Some people can think of working on business ideas that involve building a factory or buying land and machinery. That was the kind of thing I’d personally totally sidestep though. Personally don’t have that kind of capital, and I’d hate to raise and lose someone else’s money. If done right though, these businesses are great! Especially true for a country like India where access to capital is in itself a major moat! Very few people can get access to capital, that means if you build something capital intensive, you’ll have very low competition. (That’s why Ambani is safe with his huge capital outlay for installing Reliance Jio telecom towers, and why petroleum refining businesses are globally profitable).
The last consideration on my list: businesses which require few people. Not because I don’t like working with huge groups, but because it makes profitability trickier. If you need to hire more people as you expand, the chances of something going wrong at some point – like the current rise in interest rate leading to a drying up of VC funding – can lead to disaster!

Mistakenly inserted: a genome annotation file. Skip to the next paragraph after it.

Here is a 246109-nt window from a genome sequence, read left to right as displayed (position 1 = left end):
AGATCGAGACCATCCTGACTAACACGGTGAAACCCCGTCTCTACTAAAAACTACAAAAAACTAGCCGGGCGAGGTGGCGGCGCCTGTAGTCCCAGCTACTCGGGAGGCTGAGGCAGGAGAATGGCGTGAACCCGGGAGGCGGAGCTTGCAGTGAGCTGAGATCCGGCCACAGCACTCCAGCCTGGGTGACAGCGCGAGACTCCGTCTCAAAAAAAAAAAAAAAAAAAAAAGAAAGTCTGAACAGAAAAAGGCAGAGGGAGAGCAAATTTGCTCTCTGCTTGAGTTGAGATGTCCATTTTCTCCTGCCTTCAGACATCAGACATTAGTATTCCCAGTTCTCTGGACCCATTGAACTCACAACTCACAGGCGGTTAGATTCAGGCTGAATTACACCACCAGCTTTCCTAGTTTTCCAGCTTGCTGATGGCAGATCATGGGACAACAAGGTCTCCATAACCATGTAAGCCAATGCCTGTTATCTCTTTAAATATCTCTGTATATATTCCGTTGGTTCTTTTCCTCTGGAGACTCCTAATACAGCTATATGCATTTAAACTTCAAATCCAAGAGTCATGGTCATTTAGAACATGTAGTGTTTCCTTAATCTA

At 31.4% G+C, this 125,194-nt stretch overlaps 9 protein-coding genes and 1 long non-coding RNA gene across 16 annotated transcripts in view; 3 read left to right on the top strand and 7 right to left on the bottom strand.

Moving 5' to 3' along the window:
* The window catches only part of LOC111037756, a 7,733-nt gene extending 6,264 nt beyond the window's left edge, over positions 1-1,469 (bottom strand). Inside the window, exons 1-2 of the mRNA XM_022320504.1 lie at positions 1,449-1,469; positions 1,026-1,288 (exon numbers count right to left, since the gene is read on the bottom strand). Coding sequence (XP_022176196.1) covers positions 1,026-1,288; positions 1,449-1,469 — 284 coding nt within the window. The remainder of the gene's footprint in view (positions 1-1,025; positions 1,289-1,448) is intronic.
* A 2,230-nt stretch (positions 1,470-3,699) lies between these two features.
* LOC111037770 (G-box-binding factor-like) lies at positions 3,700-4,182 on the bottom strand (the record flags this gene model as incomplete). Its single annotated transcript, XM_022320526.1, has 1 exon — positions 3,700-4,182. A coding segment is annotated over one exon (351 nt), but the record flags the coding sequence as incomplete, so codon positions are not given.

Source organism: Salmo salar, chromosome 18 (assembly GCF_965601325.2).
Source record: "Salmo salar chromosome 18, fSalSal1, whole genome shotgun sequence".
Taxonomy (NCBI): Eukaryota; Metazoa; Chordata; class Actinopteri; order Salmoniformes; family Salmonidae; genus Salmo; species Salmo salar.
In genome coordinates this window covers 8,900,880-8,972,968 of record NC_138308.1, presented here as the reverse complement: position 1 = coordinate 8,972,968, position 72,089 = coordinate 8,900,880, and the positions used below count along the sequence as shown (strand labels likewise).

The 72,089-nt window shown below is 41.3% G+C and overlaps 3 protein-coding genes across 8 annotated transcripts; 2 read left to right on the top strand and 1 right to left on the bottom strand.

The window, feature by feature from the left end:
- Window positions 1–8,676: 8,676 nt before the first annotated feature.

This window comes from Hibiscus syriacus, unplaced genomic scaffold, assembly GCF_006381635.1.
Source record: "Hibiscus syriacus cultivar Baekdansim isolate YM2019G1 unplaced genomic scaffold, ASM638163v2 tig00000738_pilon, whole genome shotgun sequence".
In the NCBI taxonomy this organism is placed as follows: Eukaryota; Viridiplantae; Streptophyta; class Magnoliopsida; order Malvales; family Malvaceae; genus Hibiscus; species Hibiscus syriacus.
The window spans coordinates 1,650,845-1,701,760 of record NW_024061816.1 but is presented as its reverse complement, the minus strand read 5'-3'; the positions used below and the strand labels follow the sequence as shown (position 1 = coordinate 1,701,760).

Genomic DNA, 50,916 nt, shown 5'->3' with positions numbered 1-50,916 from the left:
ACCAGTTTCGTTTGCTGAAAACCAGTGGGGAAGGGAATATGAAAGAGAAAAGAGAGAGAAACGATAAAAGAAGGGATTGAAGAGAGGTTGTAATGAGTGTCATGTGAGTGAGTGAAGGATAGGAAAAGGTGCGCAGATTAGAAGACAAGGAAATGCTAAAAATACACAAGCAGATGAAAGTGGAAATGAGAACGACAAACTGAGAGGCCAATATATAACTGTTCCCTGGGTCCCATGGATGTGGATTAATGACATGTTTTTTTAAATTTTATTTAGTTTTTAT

A business where the revenue per employee is high is always a better work environment too in my experience. If you’re in a job think of how much profit the company makes and divide it by the number of people – that’s the highest wage the company can pay on average and still survive. If this number is low, that industry will only have low wages! That’s why retailers and shopkeepers can’t go out and pay crazy high wages – they operate on tiny margins. Here’s a great website breaking down revenue per employee for Starbucks and Microsoft – largely why some sectors pay better than others.
With this much clear, it was obvious technology was the best industry to target. Great businesses can be made in many (even any) sectors, but tech is one of those rare sectors that checks off every box in the checklist. No wonder that’s the sector a lot of the world’s most successful companies are in.